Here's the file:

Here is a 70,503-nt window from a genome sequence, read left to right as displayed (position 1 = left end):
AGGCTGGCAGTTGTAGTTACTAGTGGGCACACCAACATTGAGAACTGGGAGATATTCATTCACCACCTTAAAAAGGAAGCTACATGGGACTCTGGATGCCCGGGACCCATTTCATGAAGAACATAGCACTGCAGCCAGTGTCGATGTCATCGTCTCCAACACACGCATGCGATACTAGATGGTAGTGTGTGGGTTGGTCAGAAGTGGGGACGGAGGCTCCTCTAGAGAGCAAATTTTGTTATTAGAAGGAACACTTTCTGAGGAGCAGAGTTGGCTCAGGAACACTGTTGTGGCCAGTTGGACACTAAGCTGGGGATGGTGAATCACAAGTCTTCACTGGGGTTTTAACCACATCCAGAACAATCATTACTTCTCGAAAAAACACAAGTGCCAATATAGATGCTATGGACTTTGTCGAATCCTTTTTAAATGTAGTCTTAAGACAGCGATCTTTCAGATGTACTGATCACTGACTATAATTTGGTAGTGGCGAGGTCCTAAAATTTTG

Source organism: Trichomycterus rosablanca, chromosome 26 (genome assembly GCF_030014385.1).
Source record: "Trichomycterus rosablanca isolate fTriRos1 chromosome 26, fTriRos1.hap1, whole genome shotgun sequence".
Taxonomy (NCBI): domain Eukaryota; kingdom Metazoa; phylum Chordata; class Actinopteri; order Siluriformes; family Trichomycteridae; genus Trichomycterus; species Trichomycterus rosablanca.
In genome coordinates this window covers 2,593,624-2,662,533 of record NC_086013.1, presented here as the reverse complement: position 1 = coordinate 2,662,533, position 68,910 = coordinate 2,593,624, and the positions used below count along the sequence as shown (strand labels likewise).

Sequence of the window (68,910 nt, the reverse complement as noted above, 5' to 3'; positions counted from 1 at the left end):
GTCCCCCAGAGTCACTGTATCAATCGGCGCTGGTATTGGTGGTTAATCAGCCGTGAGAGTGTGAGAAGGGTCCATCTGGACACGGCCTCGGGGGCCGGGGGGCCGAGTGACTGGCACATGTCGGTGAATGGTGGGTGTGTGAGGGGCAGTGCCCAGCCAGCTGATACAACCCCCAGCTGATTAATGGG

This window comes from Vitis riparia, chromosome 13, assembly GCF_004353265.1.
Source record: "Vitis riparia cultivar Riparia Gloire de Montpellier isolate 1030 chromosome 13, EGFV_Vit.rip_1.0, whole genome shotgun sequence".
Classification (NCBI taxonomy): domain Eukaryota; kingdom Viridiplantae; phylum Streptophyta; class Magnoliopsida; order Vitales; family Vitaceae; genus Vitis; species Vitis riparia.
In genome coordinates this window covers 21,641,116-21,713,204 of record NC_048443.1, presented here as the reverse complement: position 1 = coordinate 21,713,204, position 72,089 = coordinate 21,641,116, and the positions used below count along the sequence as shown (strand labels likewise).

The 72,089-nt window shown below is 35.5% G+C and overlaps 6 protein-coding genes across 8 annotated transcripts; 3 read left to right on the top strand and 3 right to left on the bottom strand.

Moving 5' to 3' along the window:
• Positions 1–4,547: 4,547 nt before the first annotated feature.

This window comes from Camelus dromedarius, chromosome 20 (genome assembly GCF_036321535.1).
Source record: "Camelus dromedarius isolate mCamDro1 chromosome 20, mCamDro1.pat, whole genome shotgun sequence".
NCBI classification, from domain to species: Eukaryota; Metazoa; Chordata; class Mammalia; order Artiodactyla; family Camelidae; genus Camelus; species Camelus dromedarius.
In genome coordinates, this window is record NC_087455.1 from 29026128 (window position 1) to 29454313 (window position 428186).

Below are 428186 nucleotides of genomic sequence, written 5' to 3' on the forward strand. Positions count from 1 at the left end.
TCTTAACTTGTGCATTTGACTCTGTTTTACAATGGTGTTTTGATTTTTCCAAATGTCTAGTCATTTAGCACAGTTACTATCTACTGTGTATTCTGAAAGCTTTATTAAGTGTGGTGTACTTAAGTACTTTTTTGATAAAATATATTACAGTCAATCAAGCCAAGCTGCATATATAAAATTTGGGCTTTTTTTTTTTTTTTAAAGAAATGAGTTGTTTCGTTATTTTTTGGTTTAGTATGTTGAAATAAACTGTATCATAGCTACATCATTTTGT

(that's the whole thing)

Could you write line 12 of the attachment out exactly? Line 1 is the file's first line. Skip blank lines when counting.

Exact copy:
In genome coordinates this window covers 21,641,116-21,713,204 of record NC_048443.1, presented here as the reverse complement: position 1 = coordinate 21,713,204, position 72,089 = coordinate 21,641,116, and the positions used below count along the sequence as shown (strand labels likewise).